Sudan: Not As Stable as Bashir Thought
By: Jomana Farhat
Published Thursday, June 28, 2012
A few months ago, the Sudanese government lived in a fortified tower. At least that was the impression given by its officials. No fear of popular protests or demonstrations. On the contrary, they were confident about the way things were going in the country, based on local and regional events.
Regionally, the uprisings in Egypt and Libya ousted two of the Salvation regime’s biggest adversaries. Internally, the absence of any real popular reaction to the separation of South Sudan, entailing the loss of vast areas of the country with all their oil resources, was the most reassuring indication. It prompted the Sudanese president, Omar Al-Bashir to declare confidently: “If the people were to rise against me, I will come out to them and they can pelt me with stones.” Following which, his government launched severe austerity measures, sparking anger among the people and compelling them to go out into the streets.
Bashir did not fulfill his promise. In fact, as popular demonstrations entered their second week, he did the opposite. His speech on Sunday showed that he had learned nothing from the protests in neighboring countries. He rejected the protests, accusing “some agitators” of instigating them, instead of admitting the people’s right to demonstrate, particularly when the economic situation is deteriorating and austerity measures have been imposed.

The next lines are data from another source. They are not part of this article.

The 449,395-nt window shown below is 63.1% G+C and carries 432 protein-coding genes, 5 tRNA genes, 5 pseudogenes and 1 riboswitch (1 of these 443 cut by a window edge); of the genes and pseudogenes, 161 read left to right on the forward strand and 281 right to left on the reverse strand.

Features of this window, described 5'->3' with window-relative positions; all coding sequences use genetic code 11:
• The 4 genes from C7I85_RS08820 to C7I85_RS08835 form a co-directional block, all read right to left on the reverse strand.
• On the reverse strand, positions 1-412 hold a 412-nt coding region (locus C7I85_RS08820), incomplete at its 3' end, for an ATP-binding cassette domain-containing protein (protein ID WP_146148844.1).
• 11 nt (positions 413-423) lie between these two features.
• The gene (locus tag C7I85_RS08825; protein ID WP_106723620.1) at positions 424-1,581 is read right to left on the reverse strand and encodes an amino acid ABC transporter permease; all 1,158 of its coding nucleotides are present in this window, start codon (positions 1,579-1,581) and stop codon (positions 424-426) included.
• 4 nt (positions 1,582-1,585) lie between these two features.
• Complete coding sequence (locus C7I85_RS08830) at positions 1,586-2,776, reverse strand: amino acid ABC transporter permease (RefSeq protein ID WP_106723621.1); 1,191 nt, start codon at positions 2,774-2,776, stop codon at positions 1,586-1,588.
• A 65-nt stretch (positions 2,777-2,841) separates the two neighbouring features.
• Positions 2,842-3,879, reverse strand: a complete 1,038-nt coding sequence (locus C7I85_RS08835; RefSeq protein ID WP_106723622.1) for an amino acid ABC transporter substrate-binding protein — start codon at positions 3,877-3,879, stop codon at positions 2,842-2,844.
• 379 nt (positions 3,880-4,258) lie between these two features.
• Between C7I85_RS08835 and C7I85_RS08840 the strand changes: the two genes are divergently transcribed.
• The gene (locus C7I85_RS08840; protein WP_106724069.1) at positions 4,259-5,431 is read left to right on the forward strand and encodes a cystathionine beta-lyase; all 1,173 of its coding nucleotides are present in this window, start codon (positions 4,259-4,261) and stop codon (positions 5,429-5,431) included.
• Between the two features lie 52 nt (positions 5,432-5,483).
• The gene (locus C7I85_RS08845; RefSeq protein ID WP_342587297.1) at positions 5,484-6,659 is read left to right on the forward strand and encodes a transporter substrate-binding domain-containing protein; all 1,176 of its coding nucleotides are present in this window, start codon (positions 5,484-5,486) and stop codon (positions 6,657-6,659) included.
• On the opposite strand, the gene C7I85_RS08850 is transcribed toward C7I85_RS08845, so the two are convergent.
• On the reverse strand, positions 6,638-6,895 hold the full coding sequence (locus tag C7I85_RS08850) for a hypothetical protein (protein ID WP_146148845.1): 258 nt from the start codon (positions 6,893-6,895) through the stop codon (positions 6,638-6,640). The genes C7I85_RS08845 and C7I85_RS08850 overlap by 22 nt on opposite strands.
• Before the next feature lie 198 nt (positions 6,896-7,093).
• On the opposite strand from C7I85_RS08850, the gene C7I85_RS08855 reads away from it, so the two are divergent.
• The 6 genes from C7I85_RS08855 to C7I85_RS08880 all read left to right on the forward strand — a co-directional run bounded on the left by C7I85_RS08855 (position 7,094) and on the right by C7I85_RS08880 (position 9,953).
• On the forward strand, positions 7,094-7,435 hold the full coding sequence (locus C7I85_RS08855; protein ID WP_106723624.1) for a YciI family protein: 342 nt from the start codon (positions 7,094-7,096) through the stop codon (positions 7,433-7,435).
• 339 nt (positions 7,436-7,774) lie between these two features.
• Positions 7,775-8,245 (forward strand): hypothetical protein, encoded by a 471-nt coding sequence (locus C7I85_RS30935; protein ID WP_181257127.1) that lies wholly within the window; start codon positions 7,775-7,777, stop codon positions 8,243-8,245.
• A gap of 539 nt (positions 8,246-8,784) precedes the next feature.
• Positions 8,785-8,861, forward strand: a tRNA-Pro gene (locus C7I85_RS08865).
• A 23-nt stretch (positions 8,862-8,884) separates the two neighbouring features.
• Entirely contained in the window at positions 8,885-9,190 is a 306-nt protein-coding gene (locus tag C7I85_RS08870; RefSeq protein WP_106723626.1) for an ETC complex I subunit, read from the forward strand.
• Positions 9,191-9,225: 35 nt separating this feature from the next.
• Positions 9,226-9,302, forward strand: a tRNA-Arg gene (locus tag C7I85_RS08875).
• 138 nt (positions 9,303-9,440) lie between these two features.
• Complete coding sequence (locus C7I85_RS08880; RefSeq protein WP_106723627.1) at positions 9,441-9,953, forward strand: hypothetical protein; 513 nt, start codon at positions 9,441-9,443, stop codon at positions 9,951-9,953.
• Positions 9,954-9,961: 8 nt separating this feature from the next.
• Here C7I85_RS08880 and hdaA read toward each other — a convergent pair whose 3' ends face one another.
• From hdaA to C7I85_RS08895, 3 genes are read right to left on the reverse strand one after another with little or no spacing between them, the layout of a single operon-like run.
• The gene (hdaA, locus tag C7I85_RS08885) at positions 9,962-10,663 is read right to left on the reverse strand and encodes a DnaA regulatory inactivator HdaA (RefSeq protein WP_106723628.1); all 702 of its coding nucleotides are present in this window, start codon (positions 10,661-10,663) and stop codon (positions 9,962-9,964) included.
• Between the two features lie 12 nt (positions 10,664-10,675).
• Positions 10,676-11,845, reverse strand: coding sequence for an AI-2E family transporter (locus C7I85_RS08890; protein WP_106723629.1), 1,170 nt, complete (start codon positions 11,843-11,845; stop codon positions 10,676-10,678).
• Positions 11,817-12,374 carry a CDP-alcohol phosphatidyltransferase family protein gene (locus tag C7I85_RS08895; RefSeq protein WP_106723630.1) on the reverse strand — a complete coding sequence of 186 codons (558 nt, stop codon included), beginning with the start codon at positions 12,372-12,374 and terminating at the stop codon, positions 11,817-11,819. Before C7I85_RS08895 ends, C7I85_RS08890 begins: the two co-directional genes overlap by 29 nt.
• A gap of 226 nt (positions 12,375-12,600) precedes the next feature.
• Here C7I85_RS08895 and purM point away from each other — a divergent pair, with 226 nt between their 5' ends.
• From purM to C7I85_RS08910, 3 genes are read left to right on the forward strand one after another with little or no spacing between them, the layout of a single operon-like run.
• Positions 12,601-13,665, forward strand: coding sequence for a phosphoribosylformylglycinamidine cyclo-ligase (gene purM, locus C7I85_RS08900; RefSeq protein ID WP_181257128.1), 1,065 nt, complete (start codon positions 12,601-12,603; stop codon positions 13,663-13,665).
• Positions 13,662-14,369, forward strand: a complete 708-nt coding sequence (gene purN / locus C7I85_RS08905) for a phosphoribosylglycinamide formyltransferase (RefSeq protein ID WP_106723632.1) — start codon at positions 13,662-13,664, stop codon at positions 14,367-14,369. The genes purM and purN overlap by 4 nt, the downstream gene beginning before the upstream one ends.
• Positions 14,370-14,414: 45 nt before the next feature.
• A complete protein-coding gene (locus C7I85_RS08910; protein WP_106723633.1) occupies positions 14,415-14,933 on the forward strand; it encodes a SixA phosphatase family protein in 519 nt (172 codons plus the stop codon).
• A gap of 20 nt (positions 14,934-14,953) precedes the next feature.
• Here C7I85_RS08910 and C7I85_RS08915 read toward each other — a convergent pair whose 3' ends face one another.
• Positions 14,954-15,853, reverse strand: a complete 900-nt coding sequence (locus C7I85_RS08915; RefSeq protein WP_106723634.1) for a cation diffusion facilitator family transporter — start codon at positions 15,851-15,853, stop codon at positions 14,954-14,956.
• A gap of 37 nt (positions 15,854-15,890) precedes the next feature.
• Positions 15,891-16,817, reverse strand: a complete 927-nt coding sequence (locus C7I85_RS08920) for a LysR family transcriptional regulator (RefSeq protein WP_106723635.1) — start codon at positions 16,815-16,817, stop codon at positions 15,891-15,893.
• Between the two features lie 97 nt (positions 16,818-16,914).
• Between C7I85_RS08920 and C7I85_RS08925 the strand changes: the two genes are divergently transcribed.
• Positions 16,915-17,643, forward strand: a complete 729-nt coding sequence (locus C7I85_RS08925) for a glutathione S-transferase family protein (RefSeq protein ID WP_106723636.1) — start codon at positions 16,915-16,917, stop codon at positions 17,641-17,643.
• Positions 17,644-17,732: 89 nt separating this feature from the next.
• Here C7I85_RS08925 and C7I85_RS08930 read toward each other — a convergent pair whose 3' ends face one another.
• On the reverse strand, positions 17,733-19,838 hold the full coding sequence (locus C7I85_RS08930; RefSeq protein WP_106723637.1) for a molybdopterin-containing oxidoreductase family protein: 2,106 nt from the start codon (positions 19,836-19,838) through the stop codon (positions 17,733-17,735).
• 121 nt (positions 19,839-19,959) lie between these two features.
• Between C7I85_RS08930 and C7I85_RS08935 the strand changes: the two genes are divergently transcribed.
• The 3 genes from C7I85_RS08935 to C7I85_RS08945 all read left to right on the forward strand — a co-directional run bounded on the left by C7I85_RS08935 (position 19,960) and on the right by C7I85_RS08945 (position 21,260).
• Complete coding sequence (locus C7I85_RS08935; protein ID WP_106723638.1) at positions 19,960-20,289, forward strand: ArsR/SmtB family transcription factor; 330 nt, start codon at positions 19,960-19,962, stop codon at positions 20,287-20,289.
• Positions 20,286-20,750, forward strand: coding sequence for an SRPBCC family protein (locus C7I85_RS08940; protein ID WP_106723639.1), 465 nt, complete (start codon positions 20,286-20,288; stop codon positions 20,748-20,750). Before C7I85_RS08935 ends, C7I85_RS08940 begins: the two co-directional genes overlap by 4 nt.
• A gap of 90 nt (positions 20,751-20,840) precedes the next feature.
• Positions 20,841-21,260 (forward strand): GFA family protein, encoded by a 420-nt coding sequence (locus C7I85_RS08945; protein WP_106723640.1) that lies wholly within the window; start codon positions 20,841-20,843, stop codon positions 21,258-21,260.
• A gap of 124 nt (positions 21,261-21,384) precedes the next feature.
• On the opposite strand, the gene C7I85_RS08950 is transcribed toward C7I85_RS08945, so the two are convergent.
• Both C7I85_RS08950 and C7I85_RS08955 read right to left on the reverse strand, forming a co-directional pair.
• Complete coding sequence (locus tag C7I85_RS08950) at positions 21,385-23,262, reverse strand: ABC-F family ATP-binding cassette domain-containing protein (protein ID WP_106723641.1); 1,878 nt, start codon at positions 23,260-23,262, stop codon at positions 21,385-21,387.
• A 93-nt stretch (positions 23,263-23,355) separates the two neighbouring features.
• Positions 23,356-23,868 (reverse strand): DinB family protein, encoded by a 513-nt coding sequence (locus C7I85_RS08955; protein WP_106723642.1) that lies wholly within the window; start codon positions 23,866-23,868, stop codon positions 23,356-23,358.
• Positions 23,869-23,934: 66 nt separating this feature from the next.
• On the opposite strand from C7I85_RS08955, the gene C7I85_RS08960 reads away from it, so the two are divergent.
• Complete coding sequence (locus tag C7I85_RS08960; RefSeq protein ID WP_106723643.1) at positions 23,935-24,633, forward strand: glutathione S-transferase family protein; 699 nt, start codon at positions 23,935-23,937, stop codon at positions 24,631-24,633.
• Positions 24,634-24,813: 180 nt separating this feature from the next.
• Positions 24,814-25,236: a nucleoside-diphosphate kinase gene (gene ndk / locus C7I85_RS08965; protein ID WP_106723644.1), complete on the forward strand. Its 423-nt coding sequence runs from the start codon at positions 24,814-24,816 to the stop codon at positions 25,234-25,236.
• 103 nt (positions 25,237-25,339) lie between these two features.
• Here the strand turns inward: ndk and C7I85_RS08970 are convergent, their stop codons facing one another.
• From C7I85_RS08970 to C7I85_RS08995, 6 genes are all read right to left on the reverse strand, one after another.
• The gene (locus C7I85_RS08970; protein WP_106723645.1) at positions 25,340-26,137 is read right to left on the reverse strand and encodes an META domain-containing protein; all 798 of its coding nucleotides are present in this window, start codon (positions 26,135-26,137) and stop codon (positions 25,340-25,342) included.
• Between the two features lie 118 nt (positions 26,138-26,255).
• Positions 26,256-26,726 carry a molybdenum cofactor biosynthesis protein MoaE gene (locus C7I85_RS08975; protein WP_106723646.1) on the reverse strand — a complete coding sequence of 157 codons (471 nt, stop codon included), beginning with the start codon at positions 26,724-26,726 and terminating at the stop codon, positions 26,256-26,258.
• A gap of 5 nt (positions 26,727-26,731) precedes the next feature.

Of course, Bashir took the opportunity to speak of a conspiracy against the country, calling people to resist it, “to set up training camps and not to be passive, because the conspiracy against the country continues.” Bashir acted in the same way as all the Arab presidents who chose to challenge the protesters, accusing them of being “rats,” “gangs” or “misguided groups.”
In an interview with Al-Akhbar, the Sudanese analyst, Khaled Al-Tijani, said that Bashir’s speech was an expression of weakness, coming a few months after the Sudanese president had been exaggerating his confidence that the situation in the country was stable. Tijani explains that Bashir’s speech seemed to intensify the confrontation with the street, pointing out that this time the President knows that the situation has changed and that the challenge is real, but this has made his tone more hostile. He adds: “Unfortunately, it seems that the situation in Sudan is a carbon copy of the events of the past two years in the Arab world, where revolutions have been born out of small protests because the authorities failed to contain them.”
Tijani points out that the problem is not the demonstrations, because the reasons behind those are to do with the situation, the result of unbearable economic conditions. The real problem lies with the government, which instead of anticipating this situation and attempting to adjust the imbalance resulting from their poor administration and policies, chose to lay the burden of the consequences on the people, making them pay the price with overwhelming austerity measures.